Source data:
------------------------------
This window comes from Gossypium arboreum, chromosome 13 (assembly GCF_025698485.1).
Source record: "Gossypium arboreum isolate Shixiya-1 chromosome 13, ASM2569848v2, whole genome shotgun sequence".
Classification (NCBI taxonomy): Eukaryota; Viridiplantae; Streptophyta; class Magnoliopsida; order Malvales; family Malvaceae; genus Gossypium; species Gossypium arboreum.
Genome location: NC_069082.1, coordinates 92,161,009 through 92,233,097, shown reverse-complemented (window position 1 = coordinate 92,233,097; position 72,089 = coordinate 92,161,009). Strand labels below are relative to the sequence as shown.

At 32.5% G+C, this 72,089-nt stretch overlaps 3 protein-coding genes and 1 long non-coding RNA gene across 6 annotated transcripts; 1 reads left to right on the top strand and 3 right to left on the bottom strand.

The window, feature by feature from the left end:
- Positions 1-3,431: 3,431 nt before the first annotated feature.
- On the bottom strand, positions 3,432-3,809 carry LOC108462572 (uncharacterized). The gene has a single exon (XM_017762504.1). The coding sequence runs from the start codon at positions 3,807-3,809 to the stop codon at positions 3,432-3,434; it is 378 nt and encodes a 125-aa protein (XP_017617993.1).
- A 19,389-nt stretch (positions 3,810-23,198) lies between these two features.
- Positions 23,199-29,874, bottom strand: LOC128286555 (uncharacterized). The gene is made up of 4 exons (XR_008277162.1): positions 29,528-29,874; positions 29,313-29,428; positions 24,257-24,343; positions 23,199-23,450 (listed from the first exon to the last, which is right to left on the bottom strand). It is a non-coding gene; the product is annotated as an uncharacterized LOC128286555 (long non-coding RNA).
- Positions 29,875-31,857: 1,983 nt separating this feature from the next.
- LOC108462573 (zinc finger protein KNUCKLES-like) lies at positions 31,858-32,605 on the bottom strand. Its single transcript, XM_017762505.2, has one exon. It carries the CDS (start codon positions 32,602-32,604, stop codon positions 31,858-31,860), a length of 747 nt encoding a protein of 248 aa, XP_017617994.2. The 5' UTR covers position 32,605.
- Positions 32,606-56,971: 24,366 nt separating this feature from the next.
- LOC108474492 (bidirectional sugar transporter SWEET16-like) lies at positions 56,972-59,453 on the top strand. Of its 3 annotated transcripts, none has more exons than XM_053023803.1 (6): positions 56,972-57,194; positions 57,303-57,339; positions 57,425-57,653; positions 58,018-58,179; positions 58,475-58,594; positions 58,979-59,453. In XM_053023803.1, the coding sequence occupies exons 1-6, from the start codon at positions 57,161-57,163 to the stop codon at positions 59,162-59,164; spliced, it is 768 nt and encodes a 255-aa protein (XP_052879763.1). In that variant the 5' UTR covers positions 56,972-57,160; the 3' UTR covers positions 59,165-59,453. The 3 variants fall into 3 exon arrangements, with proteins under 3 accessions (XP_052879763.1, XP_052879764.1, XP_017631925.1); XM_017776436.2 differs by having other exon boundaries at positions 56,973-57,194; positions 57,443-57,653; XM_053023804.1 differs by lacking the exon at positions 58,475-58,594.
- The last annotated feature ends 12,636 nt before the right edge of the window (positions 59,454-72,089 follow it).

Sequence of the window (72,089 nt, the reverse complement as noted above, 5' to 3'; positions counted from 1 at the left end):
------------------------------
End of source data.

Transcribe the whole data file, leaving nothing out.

This window comes from Gossypium arboreum, chromosome 13 (assembly GCF_025698485.1).
Source record: "Gossypium arboreum isolate Shixiya-1 chromosome 13, ASM2569848v2, whole genome shotgun sequence".
Classification (NCBI taxonomy): Eukaryota; Viridiplantae; Streptophyta; class Magnoliopsida; order Malvales; family Malvaceae; genus Gossypium; species Gossypium arboreum.
Genome location: NC_069082.1, coordinates 92,161,009 through 92,233,097, shown reverse-complemented (window position 1 = coordinate 92,233,097; position 72,089 = coordinate 92,161,009). Strand labels below are relative to the sequence as shown.

At 32.5% G+C, this 72,089-nt stretch overlaps 3 protein-coding genes and 1 long non-coding RNA gene across 6 annotated transcripts; 1 reads left to right on the top strand and 3 right to left on the bottom strand.

The window, feature by feature from the left end:
- Positions 1-3,431: 3,431 nt before the first annotated feature.
- On the bottom strand, positions 3,432-3,809 carry LOC108462572 (uncharacterized). The gene has a single exon (XM_017762504.1). The coding sequence runs from the start codon at positions 3,807-3,809 to the stop codon at positions 3,432-3,434; it is 378 nt and encodes a 125-aa protein (XP_017617993.1).
- A 19,389-nt stretch (positions 3,810-23,198) lies between these two features.
- Positions 23,199-29,874, bottom strand: LOC128286555 (uncharacterized). The gene is made up of 4 exons (XR_008277162.1): positions 29,528-29,874; positions 29,313-29,428; positions 24,257-24,343; positions 23,199-23,450 (listed from the first exon to the last, which is right to left on the bottom strand). It is a non-coding gene; the product is annotated as an uncharacterized LOC128286555 (long non-coding RNA).
- Positions 29,875-31,857: 1,983 nt separating this feature from the next.
- LOC108462573 (zinc finger protein KNUCKLES-like) lies at positions 31,858-32,605 on the bottom strand. Its single transcript, XM_017762505.2, has one exon. It carries the CDS (start codon positions 32,602-32,604, stop codon positions 31,858-31,860), a length of 747 nt encoding a protein of 248 aa, XP_017617994.2. The 5' UTR covers position 32,605.
- Positions 32,606-56,971: 24,366 nt separating this feature from the next.
- LOC108474492 (bidirectional sugar transporter SWEET16-like) lies at positions 56,972-59,453 on the top strand. Of its 3 annotated transcripts, none has more exons than XM_053023803.1 (6): positions 56,972-57,194; positions 57,303-57,339; positions 57,425-57,653; positions 58,018-58,179; positions 58,475-58,594; positions 58,979-59,453. In XM_053023803.1, the coding sequence occupies exons 1-6, from the start codon at positions 57,161-57,163 to the stop codon at positions 59,162-59,164; spliced, it is 768 nt and encodes a 255-aa protein (XP_052879763.1). In that variant the 5' UTR covers positions 56,972-57,160; the 3' UTR covers positions 59,165-59,453. The 3 variants fall into 3 exon arrangements, with proteins under 3 accessions (XP_052879763.1, XP_052879764.1, XP_017631925.1); XM_017776436.2 differs by having other exon boundaries at positions 56,973-57,194; positions 57,443-57,653; XM_053023804.1 differs by lacking the exon at positions 58,475-58,594.
- The last annotated feature ends 12,636 nt before the right edge of the window (positions 59,454-72,089 follow it).

Sequence of the window (72,089 nt, the reverse complement as noted above, 5' to 3'; positions counted from 1 at the left end):